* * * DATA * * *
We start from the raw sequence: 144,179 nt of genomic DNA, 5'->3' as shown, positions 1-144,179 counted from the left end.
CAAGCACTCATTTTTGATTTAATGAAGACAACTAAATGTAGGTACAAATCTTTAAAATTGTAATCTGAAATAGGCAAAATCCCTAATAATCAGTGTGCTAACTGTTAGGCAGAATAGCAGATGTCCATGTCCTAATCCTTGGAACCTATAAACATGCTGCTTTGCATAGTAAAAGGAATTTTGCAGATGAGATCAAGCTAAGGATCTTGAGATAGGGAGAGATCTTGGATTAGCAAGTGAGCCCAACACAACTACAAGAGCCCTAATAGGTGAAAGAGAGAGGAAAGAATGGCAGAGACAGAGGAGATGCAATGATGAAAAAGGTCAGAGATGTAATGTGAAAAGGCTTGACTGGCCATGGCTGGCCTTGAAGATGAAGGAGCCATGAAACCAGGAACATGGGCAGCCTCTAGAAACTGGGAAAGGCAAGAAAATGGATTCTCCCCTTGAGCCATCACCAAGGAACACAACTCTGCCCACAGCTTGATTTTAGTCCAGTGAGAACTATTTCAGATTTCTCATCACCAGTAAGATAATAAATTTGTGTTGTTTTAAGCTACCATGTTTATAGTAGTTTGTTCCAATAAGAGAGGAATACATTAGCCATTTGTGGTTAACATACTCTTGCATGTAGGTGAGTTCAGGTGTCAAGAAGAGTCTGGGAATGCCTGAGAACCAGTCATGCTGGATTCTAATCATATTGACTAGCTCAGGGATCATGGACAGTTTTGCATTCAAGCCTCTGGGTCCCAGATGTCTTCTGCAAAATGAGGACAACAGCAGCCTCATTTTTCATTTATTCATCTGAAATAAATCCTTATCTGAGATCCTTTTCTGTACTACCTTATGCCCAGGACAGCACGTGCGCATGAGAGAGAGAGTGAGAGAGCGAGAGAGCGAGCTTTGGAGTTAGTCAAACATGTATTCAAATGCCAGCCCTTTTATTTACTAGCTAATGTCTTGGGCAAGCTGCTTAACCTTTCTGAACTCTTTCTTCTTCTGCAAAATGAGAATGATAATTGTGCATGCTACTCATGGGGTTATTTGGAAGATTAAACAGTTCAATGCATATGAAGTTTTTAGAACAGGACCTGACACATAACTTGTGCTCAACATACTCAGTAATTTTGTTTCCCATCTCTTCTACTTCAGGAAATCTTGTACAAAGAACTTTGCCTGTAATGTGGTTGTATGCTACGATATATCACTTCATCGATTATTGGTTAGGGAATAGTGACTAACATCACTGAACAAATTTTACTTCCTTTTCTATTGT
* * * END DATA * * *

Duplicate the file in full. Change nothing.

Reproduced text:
We start from the raw sequence: 144,179 nt of genomic DNA, 5'->3' as shown, positions 1-144,179 counted from the left end.
CAAGCACTCATTTTTGATTTAATGAAGACAACTAAATGTAGGTACAAATCTTTAAAATTGTAATCTGAAATAGGCAAAATCCCTAATAATCAGTGTGCTAACTGTTAGGCAGAATAGCAGATGTCCATGTCCTAATCCTTGGAACCTATAAACATGCTGCTTTGCATAGTAAAAGGAATTTTGCAGATGAGATCAAGCTAAGGATCTTGAGATAGGGAGAGATCTTGGATTAGCAAGTGAGCCCAACACAACTACAAGAGCCCTAATAGGTGAAAGAGAGAGGAAAGAATGGCAGAGACAGAGGAGATGCAATGATGAAAAAGGTCAGAGATGTAATGTGAAAAGGCTTGACTGGCCATGGCTGGCCTTGAAGATGAAGGAGCCATGAAACCAGGAACATGGGCAGCCTCTAGAAACTGGGAAAGGCAAGAAAATGGATTCTCCCCTTGAGCCATCACCAAGGAACACAACTCTGCCCACAGCTTGATTTTAGTCCAGTGAGAACTATTTCAGATTTCTCATCACCAGTAAGATAATAAATTTGTGTTGTTTTAAGCTACCATGTTTATAGTAGTTTGTTCCAATAAGAGAGGAATACATTAGCCATTTGTGGTTAACATACTCTTGCATGTAGGTGAGTTCAGGTGTCAAGAAGAGTCTGGGAATGCCTGAGAACCAGTCATGCTGGATTCTAATCATATTGACTAGCTCAGGGATCATGGACAGTTTTGCATTCAAGCCTCTGGGTCCCAGATGTCTTCTGCAAAATGAGGACAACAGCAGCCTCATTTTTCATTTATTCATCTGAAATAAATCCTTATCTGAGATCCTTTTCTGTACTACCTTATGCCCAGGACAGCACGTGCGCATGAGAGAGAGAGTGAGAGAGCGAGAGAGCGAGCTTTGGAGTTAGTCAAACATGTATTCAAATGCCAGCCCTTTTATTTACTAGCTAATGTCTTGGGCAAGCTGCTTAACCTTTCTGAACTCTTTCTTCTTCTGCAAAATGAGAATGATAATTGTGCATGCTACTCATGGGGTTATTTGGAAGATTAAACAGTTCAATGCATATGAAGTTTTTAGAACAGGACCTGACACATAACTTGTGCTCAACATACTCAGTAATTTTGTTTCCCATCTCTTCTACTTCAGGAAATCTTGTACAAAGAACTTTGCCTGTAATGTGGTTGTATGCTACGATATATCACTTCATCGATTATTGGTTAGGGAATAGTGACTAACATCACTGAACAAATTTTACTTCCTTTTCTATTGT